At Yale, as the Undergraduate Women’s Caucus collected stories of sexual harassment, some faculty names came up again and again as repeat offenders. Olivarius approached a friendly administrator to see if something could be done about serial abusers. She and Sam Chauncey, the secretary of the university, met almost weekly for months. In order to help, Chauncey told her, he’d need the names of the accused faculty and the students. Olivarius got the students’ permission to share their names and stories. All of this would be confidential, Chauncey assured her, but he broke that confidence. Chauncey told music teacher and bandleader Keith Brion that he’d been accused of rape, Olivarius said.
The Women’s Caucus had heard three accounts of Brion raping students. Other Yale students said Brion locked his office door during music lessons, kissed their ears, and placed Playboy centerfolds on their music stands. Many quit the lessons or the band to avoid him.
Brion started stalking Olivarius, she said. He tracked her down as she was cleaning dorm rooms to earn some money before graduation. Tall and thin, he pelted her with verbal threats. Then Brion’s wife, LaRue, a secretary at Yale with access to Olivarius’s records, found her in her dorm. She begged Olivarius to back off, saying the students were lying and asking Olivarius not to hurt her family if she truly considered herself a feminist. When that didn’t work, Olivarius recalled later, Mrs. Brion threatened her, saying she’d “fuck with” her academic files and interfere with Olivarius’s applications for fellowships and graduate schools if she didn’t stop.
Unnerved, Olivarius called Chauncey for advice. “I think I’ve got a problem,” she said.
She did, Chauncey said, and he told her an alarming lie: Brion was about to have her arrested for libel, and Yale was backing him, not her, she remembers. “You’d better get a lawyer,” Chauncey told her. Olivarius would go on to be a wildly successful feminist lawyer, but at the time she didn’t know that you can’t be arrested for libel. Frantic, Olivarius consulted one of her instructors, Catharine A. MacKinnon, who eventually became an eminent feminist legal theorist but at that time was a graduate student. MacKinnon pointed her to the sparse office of a new community-oriented law practice, the New Haven Law Collective.
“We have to figure something out. We have to,” Olivarius pleaded. Not just for herself, but for all the women students being harassed or assaulted. Lawyer Anne E. Simon suggested they fight using offense rather than defense. But how? They tapped MacKinnon, who was finishing a law school dissertation that eventually became her groundbreaking 1979 book Sexual Harassment of Working Women. The group adapted some of MacKinnon’s thinking to an educational setting, which gave them a handle to open a new legal door.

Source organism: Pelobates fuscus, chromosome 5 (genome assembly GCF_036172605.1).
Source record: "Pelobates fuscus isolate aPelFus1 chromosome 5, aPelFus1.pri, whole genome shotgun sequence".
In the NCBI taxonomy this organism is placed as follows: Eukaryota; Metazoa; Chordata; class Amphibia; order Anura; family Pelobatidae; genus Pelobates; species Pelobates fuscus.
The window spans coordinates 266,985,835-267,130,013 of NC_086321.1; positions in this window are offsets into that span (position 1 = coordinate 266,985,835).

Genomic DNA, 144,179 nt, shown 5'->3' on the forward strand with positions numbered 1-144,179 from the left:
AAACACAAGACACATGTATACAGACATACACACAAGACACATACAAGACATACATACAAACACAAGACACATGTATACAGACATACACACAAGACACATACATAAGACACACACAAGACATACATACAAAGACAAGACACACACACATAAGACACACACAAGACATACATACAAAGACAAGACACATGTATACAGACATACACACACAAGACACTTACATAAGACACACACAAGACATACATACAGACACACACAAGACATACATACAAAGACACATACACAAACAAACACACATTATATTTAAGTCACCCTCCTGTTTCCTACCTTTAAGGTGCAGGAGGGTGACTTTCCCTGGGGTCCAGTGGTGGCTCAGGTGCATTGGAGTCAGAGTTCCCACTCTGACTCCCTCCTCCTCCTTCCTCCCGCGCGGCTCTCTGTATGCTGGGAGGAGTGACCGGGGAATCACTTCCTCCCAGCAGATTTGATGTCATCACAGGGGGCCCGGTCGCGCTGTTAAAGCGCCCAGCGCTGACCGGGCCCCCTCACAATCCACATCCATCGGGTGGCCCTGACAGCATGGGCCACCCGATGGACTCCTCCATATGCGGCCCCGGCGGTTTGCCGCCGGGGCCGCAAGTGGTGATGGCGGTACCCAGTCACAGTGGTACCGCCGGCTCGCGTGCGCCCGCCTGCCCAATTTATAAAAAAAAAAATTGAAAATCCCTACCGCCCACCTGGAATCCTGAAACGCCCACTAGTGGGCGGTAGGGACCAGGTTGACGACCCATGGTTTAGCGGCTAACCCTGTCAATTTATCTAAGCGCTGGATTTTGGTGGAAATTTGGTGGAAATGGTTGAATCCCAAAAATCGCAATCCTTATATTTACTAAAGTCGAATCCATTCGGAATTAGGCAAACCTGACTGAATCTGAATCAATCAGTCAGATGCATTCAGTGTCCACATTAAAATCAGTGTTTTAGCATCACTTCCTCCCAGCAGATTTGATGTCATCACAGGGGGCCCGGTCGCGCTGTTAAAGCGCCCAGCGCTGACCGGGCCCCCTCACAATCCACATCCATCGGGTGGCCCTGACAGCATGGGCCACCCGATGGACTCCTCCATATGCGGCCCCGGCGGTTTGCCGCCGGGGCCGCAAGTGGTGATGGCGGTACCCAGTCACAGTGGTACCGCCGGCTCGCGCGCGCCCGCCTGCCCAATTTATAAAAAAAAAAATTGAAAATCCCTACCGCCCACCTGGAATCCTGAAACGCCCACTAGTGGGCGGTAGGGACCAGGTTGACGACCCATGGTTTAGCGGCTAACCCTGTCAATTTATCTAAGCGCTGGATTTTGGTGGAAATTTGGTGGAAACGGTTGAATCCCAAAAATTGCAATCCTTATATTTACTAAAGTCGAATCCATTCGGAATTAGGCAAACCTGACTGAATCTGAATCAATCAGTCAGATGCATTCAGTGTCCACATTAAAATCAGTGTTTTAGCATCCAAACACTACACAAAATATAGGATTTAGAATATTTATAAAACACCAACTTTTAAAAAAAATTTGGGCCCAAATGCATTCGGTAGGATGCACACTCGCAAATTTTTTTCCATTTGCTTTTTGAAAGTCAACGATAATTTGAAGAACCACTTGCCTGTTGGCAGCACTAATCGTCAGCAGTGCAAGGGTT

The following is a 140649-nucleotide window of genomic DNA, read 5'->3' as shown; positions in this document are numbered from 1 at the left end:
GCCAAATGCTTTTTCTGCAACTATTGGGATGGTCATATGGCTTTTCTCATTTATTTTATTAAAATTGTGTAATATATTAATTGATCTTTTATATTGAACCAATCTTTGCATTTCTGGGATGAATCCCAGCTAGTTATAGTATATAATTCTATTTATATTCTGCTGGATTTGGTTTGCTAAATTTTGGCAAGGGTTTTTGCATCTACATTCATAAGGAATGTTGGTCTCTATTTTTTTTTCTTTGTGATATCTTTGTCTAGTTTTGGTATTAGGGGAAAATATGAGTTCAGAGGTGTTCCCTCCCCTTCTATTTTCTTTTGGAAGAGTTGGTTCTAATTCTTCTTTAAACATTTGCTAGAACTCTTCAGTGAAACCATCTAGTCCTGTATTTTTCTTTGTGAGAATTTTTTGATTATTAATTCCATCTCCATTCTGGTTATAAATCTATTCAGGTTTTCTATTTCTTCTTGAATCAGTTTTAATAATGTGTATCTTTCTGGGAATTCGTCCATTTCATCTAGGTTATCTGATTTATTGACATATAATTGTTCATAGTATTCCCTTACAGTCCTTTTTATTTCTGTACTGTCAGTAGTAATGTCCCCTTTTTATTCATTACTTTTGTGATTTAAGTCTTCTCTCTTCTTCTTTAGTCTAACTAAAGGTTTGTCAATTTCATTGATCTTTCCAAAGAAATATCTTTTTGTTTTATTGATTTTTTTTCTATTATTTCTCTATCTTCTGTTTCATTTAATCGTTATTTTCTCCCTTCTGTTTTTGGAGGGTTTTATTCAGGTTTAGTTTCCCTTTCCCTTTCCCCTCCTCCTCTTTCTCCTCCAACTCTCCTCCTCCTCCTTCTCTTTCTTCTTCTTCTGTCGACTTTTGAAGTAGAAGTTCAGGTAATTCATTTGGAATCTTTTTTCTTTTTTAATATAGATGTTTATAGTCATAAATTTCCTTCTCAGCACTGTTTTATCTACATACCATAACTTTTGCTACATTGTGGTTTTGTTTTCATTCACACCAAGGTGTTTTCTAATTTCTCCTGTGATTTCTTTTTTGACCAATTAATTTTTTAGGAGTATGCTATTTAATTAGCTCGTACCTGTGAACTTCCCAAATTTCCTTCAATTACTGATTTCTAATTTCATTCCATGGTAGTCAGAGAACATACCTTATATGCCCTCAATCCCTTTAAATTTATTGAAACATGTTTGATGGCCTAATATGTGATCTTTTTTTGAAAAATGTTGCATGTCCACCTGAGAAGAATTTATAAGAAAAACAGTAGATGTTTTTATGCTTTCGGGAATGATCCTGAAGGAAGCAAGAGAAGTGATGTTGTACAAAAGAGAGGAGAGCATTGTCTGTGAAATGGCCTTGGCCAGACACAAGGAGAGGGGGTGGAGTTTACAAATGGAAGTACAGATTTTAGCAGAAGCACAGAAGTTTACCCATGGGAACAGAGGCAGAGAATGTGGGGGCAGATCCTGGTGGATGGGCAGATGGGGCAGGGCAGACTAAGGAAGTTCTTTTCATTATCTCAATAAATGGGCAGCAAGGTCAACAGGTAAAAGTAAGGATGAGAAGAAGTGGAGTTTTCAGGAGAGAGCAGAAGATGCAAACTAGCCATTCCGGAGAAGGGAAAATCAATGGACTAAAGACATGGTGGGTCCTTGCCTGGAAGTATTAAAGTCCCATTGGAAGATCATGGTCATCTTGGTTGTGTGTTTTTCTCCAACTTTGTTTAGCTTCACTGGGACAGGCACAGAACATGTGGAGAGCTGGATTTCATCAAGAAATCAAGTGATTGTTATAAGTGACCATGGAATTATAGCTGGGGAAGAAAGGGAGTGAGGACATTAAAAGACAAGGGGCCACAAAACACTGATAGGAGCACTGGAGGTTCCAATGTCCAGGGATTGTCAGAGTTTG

Simon took the lead on drafting a complaint arguing for the first time that unchecked sexual harassment in an educational setting constitutes sex discrimination, charging Yale with violating Title IX of the 1972 federal education law. It wasn’t clear that individuals had the right to sue to enforce Title IX. The strategy was a gamble.
Olivarius helped find other potential plaintiffs with assistance from the Undergraduate Women’s Caucus. She gathered evidence and tried to poke holes in her team’s draft legal arguments.
Senior Ronni Alexander agreed to tell her story. On a December day in her sophomore year, getting out of a friend’s car, she’d whacked her head on the doorframe so hard it caused a concussion. Her friend brought her to the health center but had to leave. Alexander started walking unsteadily toward her dormitory.
Brion, who was her flute teacher, saw her on the way. He offered to drive her back to her dorm. Barely able to string together a coherent sentence, Alexander said, “OK.” She didn’t like being near Brion. In her freshman year she’d quit taking lessons from him because he started touching her breasts while “checking her breathing.” Another time he grabbed her, kissing and fondling her even though she told him to stop. But he was Yale’s only flute instructor, and she dreamed of auditioning for Yale’s Music School, so she restarted the lessons her sophomore year.
On the way back to Alexander’s dorm, Brion stopped at an apartment he kept near campus, separate from his family. He led her inside and laid her on the bed. “The sheets smell dirty,” she thought. Then Brion raped her, she said. She didn’t resist, didn’t understand why, and didn’t tell anyone from the shame. Soon after, though, she asked a student counselor what would happen if a professor forced a student into a sexual relationship. The counselor asked a dean, who said he would call the professor and the student into his office to talk it through. Alexander said nothing. Brion raped her at least once more. Zombielike, she didn’t resist, and blamed herself. Alexander took a Greyhound bus to Canada, where a friend talked her out of suicide. Eventually she returned to Yale, moved out of her dorm into an apartment, and gave up music.